Southern Poverty Law Center Belongs On Southern Poverty Law Center’s Hate List

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By: Brian McNicoll | Accuracy in Media

Months from now, you’ll be reading a story about Jeff Sessions, and there will be a remark to the effect of “when he’s not off speaking to hate groups.”

And the phrase “speaking to hate groups” will have a hotlink on it. And that hotlink will take you to any number of stories that have appeared in the last day or so since Sessions gave a speech to a group known as the Alliance Defending Freedom.

The group was in the news recently because of its work in the case of Trinity Lutheran Church of Columbia v. Comer, in which the Court held the church did not lose its right to apply for a state grant to pay for an updated playground simply because it was a church.

Alliance Defending Freedom is representing Jack Phillips, the cake baker who declined to create a cake for a gay wedding and whose case the Supreme Court recently agreed to hear.

It pushed the case that forced public schools to provide equal access to after-school Bible clubs as to other organizations. And it convinced the Supreme Court to affirm an Arizona tuition tax credit program could be used for any schools parents choose, including those run by churches.

It got the court to affirm the rights of communities to restrict where sexually oriented businesses could locate. And it was the group behind the Supreme Court ruling upholding the ban on partial-birth abortions.

One can take issue with any or all these positions. But they are the positions of a Christian group, founded by preachers, that makes grants or provides pro bono attorneys to groups and individuals whose religious rights and rights to free association are threatened. They are not the positions of a hate group.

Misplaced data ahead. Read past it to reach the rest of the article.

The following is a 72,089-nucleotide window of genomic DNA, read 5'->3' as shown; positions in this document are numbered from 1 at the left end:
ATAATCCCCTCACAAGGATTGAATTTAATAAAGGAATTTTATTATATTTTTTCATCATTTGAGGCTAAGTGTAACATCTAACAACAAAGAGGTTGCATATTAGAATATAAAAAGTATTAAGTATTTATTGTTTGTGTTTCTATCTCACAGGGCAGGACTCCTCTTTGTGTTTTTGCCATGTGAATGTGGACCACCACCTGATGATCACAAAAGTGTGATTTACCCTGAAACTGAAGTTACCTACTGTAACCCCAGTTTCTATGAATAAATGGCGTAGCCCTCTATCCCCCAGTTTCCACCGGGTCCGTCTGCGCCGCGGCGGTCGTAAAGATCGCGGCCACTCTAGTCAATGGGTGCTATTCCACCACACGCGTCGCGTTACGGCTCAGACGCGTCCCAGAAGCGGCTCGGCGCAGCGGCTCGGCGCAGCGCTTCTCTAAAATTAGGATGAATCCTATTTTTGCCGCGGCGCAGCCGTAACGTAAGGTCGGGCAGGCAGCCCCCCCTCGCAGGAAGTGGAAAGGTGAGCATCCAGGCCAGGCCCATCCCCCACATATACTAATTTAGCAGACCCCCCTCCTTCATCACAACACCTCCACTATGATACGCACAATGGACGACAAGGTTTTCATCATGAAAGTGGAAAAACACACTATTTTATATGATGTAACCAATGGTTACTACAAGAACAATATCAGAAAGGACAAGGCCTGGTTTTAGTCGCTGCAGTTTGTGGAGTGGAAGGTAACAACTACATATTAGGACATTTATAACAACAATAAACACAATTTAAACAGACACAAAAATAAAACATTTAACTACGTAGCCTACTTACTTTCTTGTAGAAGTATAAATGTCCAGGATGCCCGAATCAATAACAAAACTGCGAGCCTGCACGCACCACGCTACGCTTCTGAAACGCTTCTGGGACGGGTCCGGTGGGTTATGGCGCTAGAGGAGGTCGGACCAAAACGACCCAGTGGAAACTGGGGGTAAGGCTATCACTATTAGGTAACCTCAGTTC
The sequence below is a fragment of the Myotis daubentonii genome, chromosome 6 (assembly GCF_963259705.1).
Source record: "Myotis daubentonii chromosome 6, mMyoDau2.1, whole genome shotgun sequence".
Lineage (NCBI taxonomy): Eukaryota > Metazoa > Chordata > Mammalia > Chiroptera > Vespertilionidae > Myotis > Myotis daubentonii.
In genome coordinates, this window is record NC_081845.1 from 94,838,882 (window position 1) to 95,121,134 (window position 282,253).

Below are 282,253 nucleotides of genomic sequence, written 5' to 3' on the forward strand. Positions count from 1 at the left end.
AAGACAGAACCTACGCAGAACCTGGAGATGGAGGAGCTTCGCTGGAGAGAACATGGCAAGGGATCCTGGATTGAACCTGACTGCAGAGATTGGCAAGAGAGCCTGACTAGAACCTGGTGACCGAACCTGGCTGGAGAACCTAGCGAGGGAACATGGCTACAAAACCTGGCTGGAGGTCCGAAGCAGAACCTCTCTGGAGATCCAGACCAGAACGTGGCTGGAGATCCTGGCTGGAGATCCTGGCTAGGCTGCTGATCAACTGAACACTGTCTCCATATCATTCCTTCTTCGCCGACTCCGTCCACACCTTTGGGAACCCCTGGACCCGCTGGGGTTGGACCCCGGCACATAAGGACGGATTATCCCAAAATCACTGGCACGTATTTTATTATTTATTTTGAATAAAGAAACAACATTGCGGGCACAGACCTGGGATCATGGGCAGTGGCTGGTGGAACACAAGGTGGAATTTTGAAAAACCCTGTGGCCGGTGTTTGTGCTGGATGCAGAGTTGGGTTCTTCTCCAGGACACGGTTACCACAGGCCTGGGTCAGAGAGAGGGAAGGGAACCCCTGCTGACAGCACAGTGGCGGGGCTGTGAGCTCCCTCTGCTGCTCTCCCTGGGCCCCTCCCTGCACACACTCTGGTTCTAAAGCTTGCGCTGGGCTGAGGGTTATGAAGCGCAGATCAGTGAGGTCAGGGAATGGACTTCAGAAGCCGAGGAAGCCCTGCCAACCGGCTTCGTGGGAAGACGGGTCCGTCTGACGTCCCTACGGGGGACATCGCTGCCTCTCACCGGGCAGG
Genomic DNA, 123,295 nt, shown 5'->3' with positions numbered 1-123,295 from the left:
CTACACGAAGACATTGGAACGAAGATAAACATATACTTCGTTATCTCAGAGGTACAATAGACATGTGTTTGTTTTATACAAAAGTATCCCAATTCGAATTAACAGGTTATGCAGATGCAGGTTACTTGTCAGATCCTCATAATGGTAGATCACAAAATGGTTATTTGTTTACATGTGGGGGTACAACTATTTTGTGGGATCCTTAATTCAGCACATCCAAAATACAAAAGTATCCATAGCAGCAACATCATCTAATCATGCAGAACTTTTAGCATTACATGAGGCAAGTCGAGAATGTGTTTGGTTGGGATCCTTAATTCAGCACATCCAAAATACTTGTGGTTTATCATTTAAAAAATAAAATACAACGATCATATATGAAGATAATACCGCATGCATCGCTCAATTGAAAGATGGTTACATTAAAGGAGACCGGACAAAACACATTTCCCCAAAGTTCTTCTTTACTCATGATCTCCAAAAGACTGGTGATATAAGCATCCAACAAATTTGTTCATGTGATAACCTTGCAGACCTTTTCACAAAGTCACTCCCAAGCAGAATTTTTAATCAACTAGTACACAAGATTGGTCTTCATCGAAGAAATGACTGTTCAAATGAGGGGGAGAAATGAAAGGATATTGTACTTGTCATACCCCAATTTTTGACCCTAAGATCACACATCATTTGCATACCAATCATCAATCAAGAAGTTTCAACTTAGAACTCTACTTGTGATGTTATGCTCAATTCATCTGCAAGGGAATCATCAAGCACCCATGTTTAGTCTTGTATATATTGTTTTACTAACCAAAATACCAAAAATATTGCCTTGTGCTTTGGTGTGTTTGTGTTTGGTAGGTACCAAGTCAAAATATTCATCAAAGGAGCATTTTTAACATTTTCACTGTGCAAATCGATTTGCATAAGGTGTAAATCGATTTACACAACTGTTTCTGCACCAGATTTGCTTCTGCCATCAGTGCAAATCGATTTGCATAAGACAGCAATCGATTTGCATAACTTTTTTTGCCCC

So how did this group end up in a thousand headlines proclaiming it a “hate group?” Because the Southern Poverty Law Center said so. And for the left and its handmaidens in the media, that’s all it takes.

A day before Sessions was to speak to an Alliance Defending Freedom meeting in California, the Southern Poverty Law Center put out a release that said “Attorney General Jeff Sessions reportedly will be delivering a speech to the anti-LGBT hate group Alliance Defending Freedom at 5:30 p.m. PDT today, July 11, at ADF’s Summit on Religious Liberty in California.”

Reported NBC: “Attorney General Sessions Criticized for Speaking to ‘Hate Group.’” At ABC, it read: “Jeff Sessions Addresses ‘Anti-LGBT Hate Group.’”

This is followed on the search engine listing by more than 20 radio station websites running stories they picked up from ABC, all headlined “Jeff Sessions Addresses ‘Anti-LGBT Hate Group.’”

It’s out there, and no amount of single quotes or taking it back or softening remarks will change it – Alliance Defending Freedom will always be thought of as a hate group by a fair percentage of the population that thinks about such matters at all.

But what about the hate of the group that made the list? How did it get the right to designate whose arguments are worthwhile and whose should be shunned?

The Southern Poverty Law Center was founded in part by Morris Dees, an Alabama lawyer who successfully prosecuted a variety of key civil rights cases.